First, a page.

# Sudoku using POCS and Sparsity¶


This numerical tour explores the use of numerical schemes to solve the Sudoku game.

This tour was written by <http://lcav.epfl.ch/~lu/ Yue M. Lu> and <http://www.ceremade.dauphine.fr/~peyre/ Gabriel Peyr >.

The idea of encoding the Sudoku rule using a higer dimensional lifting, linear constraints and binary constraint is explained in:

Andrew C. Bartlett, Amy N. Langville, An Integer Programming Model for the Sudoku Problem, The Journal of Online Mathematics and Its Applications, Volume 8. May 2008.

The idea of removing the binary constraint and using sparsity constraint is exposed in:

P. Babu, K. Pelckmans, P. Stoica, and J. Li, Linear Systems, Sparse Solutions, and Sudoku, IEEE Signal Processing Letters, vol. 17, no. 1, pp. 40-42, 2010.

This tour elaborarates on these two ideas. In particular it explains why $L^1$ minimization is equivalent to a POCS (projection on convex sets) method to find a feasible point inside a convex polytope.

In [2]:
addpath('toolbox_signal')


## Game Encoding and Decoding¶

The basic idea is to use a higher dimensional space of size |(n,n,n)| to represent a Sudoku matrix of size |(n,n)|. In this space, the arrays are constrained to have binary entries.

Size of the Sudoku. This number must be a square.

In [3]:
n = 9;


Create a random integer matrix with entries in 1...9.

In [4]:
x = floor(rand(n)*n)+1;


Comparison matrix used for encoding to binary format.

In [5]:
U = repmat( reshape(1:n, [1 1 n]), n,n );


Encoding in binary format.

In [6]:
encode = @(x)double( repmat(x, [1 1 n])==U );
X = encode(x);


The resulting matrix has binary entries and has size |(n,n,n)|. One has |x(i,j)=k| if |X(i,j,k)=1| and |X(i,j,l)=0| for |l~=k|.

Decoding from binary format. One use a |min| to be able to recover even if the matrix |X| is not binary (because of computation errors).

In [7]:
[tmp,x1] = min( abs(X-1), [], 3 );


Show that decoding is ok.

In [8]:
disp(['Should be 0: ' num2str(norm(x-x1,'fro')) '.']);

Should be 0: 0.


## Encoding Constraints¶

For |X| to be a valid encoded matrix, it should be binary and satifies that each |X(i,j,:)| contains only a single |1|, which can be represented using a linear contraint |Aenc*X(:)=1|.

Now we construct one encoding constraint.

In [9]:
i = 4; j = 4;
Z = zeros(n,n,n);
Z(i,j,:) = 1;


Add this constraint to the encoding constraint matrix.

In [10]:
Aenc = [];
Aenc(end+1,:) = Z(:)';


Show that constraint is satisfied.

In [11]:
disp(['Should be 1: ' num2str(Aenc*X(:)) '.']);

Should be 1: 1.


Exercise 1

Build the encoding matrix |Aenc|. Display it.

In [12]:
exo1()

In [13]:
%% Insert your code here.


Show that constraint |Aenc*X(:)=1| is satisfied.

In [14]:
disp(['Should be 0: ' num2str(norm(Aenc*X(:)-1)) '.']);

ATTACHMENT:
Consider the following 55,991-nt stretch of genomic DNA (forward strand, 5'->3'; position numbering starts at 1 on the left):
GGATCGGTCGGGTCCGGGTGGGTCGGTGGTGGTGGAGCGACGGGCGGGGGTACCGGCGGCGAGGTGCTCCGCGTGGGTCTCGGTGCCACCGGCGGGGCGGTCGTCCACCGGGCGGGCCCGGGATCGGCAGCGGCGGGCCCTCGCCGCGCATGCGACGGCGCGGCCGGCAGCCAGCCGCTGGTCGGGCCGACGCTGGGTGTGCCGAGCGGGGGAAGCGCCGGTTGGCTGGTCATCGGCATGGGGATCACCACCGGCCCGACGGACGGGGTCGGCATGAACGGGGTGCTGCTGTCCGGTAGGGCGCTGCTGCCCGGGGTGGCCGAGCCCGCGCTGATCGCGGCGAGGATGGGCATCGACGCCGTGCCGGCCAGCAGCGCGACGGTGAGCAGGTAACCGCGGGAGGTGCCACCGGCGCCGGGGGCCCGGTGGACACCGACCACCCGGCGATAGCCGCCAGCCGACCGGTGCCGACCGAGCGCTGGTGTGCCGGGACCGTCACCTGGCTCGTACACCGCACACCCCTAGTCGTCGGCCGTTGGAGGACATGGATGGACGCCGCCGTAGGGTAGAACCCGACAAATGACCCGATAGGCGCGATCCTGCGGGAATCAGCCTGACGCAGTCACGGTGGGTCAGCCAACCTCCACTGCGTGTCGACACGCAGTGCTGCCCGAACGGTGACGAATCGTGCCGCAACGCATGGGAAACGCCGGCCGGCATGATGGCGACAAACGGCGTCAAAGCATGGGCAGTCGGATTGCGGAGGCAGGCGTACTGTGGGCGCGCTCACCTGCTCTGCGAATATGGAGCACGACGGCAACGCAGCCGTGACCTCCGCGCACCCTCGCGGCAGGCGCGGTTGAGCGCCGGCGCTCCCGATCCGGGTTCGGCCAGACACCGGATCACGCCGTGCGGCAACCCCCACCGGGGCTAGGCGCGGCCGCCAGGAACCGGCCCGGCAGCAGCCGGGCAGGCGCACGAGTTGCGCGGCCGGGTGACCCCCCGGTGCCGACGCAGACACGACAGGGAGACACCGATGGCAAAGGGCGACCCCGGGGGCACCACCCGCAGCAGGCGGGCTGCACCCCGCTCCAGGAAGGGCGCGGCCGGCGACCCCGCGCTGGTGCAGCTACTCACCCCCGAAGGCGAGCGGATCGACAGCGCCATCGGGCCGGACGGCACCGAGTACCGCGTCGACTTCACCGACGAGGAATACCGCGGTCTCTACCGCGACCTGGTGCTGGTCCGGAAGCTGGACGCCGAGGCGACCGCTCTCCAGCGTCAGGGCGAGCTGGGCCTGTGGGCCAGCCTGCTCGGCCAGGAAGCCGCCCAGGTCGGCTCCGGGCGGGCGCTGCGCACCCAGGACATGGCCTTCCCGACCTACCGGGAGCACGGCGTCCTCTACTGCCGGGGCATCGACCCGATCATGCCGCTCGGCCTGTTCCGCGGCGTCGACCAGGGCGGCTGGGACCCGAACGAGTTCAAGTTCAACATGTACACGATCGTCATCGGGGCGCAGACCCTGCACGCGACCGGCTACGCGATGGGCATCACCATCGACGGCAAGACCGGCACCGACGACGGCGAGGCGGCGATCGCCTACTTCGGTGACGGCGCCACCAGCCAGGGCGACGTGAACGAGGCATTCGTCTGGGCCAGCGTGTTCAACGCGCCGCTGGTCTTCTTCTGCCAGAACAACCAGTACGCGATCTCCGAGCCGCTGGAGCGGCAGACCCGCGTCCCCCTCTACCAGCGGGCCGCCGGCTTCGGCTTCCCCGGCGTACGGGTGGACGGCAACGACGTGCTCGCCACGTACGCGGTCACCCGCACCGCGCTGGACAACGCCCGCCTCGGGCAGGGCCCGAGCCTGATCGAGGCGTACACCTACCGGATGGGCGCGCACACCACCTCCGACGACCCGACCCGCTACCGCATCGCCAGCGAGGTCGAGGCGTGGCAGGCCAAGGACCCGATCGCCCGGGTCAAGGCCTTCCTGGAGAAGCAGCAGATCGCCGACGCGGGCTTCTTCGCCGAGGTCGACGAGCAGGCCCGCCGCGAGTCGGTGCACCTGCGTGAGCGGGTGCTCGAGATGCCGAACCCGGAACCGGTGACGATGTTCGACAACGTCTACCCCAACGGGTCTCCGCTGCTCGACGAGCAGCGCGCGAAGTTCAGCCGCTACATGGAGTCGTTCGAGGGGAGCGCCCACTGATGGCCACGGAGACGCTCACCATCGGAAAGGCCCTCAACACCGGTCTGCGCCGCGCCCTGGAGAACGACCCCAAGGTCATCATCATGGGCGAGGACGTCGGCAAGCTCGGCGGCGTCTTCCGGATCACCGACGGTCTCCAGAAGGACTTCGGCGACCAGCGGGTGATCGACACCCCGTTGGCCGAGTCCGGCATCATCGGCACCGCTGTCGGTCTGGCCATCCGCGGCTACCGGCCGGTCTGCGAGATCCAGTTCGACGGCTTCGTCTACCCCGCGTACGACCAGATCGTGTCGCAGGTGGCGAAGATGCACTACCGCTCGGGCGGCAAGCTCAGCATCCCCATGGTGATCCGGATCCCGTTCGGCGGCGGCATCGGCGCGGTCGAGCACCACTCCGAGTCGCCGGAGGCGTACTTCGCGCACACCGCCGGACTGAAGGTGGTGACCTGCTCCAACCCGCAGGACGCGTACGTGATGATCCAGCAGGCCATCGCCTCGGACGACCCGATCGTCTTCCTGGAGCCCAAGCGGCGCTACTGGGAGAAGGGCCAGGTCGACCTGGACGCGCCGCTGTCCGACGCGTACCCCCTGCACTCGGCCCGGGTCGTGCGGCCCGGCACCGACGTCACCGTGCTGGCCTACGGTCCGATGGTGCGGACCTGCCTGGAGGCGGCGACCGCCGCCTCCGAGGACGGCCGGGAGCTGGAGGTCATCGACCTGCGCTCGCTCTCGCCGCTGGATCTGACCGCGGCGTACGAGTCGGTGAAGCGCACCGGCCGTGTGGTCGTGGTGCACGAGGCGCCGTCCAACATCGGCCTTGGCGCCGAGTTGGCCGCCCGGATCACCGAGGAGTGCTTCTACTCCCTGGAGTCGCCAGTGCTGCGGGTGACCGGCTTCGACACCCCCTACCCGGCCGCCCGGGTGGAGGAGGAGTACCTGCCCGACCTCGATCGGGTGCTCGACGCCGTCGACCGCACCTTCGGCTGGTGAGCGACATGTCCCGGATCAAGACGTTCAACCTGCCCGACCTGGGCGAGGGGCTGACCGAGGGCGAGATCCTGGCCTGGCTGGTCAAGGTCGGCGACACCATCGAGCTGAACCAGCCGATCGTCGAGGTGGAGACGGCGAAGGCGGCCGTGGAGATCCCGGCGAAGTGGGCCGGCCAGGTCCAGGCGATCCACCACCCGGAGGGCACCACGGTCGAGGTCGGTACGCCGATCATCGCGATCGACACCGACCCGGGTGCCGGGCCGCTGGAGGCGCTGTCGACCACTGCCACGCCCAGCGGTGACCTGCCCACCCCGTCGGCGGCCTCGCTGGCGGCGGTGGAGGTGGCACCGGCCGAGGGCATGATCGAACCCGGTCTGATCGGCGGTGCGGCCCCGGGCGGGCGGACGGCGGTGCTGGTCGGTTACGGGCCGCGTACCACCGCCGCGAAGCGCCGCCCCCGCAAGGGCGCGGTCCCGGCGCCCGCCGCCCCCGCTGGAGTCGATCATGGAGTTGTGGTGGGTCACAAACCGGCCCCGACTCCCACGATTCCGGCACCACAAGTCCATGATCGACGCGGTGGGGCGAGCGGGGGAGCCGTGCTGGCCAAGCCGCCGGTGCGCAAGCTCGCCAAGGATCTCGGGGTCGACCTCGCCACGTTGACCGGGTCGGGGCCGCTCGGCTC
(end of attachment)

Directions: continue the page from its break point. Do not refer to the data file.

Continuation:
Should be 0: 0.


## Sudoku Rules Constraints¶

In a Sudoku valid matrix |x|, each column, row and sub-square of |x| should contains all the values in 0...n. This can be encoded on the high dimensional |X| using linear constraints |ArowX=1|, |AcolX=1| and |Ablock*X=1|.

A valid Sudoku matrix.

In [15]:
x = [8 1 9 6 7 4 3 2 5;
5 6 3 2 8 1 9 4 7;
7 4 2 5 9 3 6 8 1;
6 3 8 9 4 5 1 7 2;
9 7 1 3 2 8 4 5 6;
2 5 4 1 6 7 8 9 3;
1 8 5 7 3 9 2 6 4;
3 9 6 4 5 2 7 1 8;
4 2 7 8 1 6 5 3 9]

x =

8     1     9     6     7     4     3     2     5
5     6     3     2     8     1     9     4     7
7     4     2     5     9     3     6     8     1
6     3     8     9     4     5     1     7     2
9     7     1     3     2     8     4     5     6
2     5     4     1     6     7     8     9     3
1     8     5     7     3     9     2     6     4
3     9     6     4     5     2     7     1     8
4     2     7     8     1     6     5     3     9



Encode it in binary format.

In [16]:
X = encode(x);


Select the index of the entries of a row.

In [17]:
i=3; k=5;
Z = zeros(n,n,n);
Z(i,:,k) = 1;


Fill the first entries of the row matrix.

In [18]:
Arow = [];
Arow(end+1,:) = Z(:)';


Show that constraint is satisfied.

In [19]:
disp(['Should be 1: ' num2str(Arow*X(:)) '.']);

Should be 1: 1.


Exercise 2

Build the full row matrix |Arow|. Display it.

In [20]:
exo2()

In [21]:
%% Insert your code here.


Show that constraint |Arow*X(:)=1| is satisfied.

In [22]:
disp(['Should be 0: ' num2str(norm(Arow*X(:)-1)) '.']);

Should be 0: 0.


Exercise 3

Build the full column matrix |Acol|. Display it.

In [23]:
exo3()

In [24]:
%% Insert your code here.


Show that constraint |Acol*X(:)=1| is satisfied.

In [25]:
disp(['Should be 0: ' num2str(norm(Acol*X(:)-1)) '.']);

Should be 0: 0.


Now we proceed to block constraints.

Size of a block.

In [26]:
p = sqrt(n);


The upper left square should contain all numbers in |{1,...,n}|.

In [27]:
k = 1;
Z = zeros(n,n,n);
Z(1:p,1:p,k) = 1;


Add it as the first row of the block constraint matrix.

In [28]:
Ablock = [];
Ablock(end+1,:) = Z(:)';


Show that constraint is satisfied.

In [29]:
disp(['Should be 1: ' num2str(Ablock*X(:)) '.']);

Should be 1: 1.


Exercise 4

Create the full block matrix. Display it.

In [30]:
exo4()

In [31]:
%% Insert your code here.


Show that constraint |Ablock*X(:)=1| is satisfied.

In [32]:
disp(['Should be 0: ' num2str(norm(Ablock*X(:)-1)) '.']);

Should be 0: 0.


## Inpainting Constraint¶

A Sudoku game asks to fill the missing entries of a partial Sudoku matrix |x1| to obtain a full Sudoku matrix |x|.

The fact that for each available entry |(i,j)| on must have |x(i,j)=x1(i,j)| can be encoded using a linear constraint.

Load a Sudoku with missing entries, that are represented as 0. This is an easy grid.